Phantom NY Pilot Boat


February 1, 2016

So, after my progress in my last build log update, I was feeling a little too confident.  Monday, after work, I decided to dive right in to cutting out the scuppers.  Somehow, I managed to take the completely wrong location/size off the plans.  I didn’t realize it until afterwards, as I was scrolling through photos of other Phantombuilds trying to decide if I should paint the newly cut wood.

My scuppers were way to far towards the front.  Looking at the plans, I’m not sure how I ended up in this spot.  My best guess is that I mistakenly measured the plan markings where the bowsprit guy attaches to the hull.  It defies logic – but somehow I ended up cutting scuppers right there.

Tuesday, Wednesday, and Thursday were spent filling the cuts with putty, sanding, and repeating.  I had to reshape those areas completely.  Of course, this means that I need to repaint the hull.  Since I originally did the hull with an airbrush, I couldn’t get the right finish unless I re-airbrushed the hull.  Since I’ve already coppered and installed the deck, I had to carefully tape everything off before I could paint.  Saturday was painting day – a few coats later and I’m back to being in good shape.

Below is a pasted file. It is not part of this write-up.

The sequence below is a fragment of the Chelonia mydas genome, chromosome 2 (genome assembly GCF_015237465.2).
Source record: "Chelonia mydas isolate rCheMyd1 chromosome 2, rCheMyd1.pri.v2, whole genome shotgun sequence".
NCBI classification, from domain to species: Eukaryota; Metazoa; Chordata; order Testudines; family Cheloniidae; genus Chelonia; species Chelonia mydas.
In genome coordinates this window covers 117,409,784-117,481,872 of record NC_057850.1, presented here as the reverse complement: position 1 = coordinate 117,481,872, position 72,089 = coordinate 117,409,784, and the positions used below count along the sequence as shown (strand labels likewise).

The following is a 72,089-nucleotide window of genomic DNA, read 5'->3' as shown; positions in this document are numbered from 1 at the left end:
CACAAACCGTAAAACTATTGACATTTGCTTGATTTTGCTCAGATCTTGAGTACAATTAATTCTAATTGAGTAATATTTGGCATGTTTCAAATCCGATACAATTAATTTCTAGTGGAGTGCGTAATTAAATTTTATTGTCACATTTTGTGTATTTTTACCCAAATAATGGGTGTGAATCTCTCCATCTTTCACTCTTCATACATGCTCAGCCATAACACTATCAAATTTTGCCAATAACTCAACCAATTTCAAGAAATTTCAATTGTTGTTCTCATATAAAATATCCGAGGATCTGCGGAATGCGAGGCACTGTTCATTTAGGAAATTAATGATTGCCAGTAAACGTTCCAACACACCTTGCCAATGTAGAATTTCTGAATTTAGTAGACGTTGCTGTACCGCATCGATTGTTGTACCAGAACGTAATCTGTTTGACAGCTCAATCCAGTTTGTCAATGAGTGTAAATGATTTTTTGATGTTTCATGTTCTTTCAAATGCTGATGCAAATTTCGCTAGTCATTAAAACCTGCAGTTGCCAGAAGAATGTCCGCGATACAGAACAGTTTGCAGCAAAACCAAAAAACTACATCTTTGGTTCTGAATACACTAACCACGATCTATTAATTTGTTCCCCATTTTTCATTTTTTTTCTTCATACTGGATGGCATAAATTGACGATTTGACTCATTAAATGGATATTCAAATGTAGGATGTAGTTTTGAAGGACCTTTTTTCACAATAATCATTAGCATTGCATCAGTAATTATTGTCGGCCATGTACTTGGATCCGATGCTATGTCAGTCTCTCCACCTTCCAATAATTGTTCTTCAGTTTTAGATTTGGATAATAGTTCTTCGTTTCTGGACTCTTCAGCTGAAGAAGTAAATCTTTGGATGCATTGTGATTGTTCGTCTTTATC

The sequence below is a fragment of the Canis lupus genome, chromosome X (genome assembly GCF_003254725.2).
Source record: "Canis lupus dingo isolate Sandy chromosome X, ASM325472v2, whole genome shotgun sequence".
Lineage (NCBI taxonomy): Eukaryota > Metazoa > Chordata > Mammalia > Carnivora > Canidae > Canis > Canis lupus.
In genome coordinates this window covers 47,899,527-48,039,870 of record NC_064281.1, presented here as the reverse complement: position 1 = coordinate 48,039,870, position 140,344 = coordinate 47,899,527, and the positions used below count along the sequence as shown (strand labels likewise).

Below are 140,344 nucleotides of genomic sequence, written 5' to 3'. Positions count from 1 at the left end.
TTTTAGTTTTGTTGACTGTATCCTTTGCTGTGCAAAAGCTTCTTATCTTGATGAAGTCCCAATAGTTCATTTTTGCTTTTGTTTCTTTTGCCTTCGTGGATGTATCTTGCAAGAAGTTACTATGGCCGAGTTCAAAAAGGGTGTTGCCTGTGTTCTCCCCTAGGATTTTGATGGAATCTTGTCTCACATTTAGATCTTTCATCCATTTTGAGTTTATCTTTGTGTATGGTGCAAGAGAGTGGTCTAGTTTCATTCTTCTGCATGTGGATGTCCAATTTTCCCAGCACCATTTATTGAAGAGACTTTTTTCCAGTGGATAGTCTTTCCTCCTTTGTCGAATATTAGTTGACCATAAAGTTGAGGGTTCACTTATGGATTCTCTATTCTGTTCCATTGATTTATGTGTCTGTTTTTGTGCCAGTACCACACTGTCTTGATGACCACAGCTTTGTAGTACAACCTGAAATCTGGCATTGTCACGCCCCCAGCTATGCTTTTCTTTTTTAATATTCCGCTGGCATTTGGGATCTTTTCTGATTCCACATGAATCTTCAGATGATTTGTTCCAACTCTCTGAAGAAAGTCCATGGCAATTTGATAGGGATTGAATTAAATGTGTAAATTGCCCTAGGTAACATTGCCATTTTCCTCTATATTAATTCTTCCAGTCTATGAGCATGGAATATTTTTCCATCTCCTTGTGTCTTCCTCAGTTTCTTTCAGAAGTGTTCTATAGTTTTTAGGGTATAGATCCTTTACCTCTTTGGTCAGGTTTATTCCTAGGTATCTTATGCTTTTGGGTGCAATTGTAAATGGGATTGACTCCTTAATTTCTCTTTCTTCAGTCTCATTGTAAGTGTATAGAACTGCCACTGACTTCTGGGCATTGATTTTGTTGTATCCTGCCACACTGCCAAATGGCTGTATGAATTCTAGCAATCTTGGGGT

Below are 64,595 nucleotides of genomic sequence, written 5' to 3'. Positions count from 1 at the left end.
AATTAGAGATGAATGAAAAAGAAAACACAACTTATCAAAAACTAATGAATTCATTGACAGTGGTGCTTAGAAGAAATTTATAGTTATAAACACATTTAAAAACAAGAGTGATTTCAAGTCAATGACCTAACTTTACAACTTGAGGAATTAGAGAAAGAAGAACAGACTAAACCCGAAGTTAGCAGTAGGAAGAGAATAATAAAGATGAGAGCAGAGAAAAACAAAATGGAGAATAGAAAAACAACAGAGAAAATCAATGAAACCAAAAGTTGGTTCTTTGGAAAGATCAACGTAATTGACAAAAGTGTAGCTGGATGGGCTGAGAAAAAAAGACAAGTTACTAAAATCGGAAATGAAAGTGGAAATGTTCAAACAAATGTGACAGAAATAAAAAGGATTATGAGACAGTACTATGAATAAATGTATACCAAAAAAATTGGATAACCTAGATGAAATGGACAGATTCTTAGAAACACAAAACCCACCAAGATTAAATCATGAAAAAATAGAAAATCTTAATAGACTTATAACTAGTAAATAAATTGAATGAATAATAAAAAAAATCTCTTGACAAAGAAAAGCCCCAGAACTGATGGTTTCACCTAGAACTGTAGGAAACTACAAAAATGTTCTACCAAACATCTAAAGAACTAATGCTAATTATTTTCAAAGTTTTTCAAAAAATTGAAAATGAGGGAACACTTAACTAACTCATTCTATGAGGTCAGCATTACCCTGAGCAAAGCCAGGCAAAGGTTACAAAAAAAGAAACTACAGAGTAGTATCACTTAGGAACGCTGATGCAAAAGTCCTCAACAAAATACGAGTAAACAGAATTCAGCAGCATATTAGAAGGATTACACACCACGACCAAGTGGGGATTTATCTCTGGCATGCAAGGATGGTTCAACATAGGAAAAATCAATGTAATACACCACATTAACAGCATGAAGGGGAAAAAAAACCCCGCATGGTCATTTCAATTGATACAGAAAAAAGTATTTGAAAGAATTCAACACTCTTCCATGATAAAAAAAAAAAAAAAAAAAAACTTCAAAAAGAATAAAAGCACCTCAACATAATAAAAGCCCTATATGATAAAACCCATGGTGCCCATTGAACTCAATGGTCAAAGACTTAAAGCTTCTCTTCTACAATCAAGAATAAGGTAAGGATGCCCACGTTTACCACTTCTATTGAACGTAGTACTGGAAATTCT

The photo below shows the mis-placed scuppers, the ‘putty phase’, and the completed patch job.


Despite the setback, I was able to install the stanchions and get the cap rail installed.  The stanchions were a bit more of a pain than I expected.  My earlier mistake of using 1/32″ wood for the waterways came back to bite me.  Stanchions in the back were abnormally short.  Very tough to cut and get in place.  If I hadn’t made the waterways too thick I think this would have been a lot easier.  I also decided that it would be easier to leave the stanchions a little long, and cut them after the fact (so the height would be precise).  However, the pressure from trimming them ripped a few off – so I’m not sure that I saved much time/work compared to just cutting them individually and more precisely.

Finally, the cap rail went on.  I cut it a little larger than necessary and sanded it down after it was installed.


At this point, I’m starting to see the cumulative effects of small errors.  Were I to do it again, I’d be sure to either use a manila folder for the waterway or properly do the nibbling on the waterway to avoid the extra height from simply installing a 1/32″ waterway.

Oh well, first ship…I’m learning.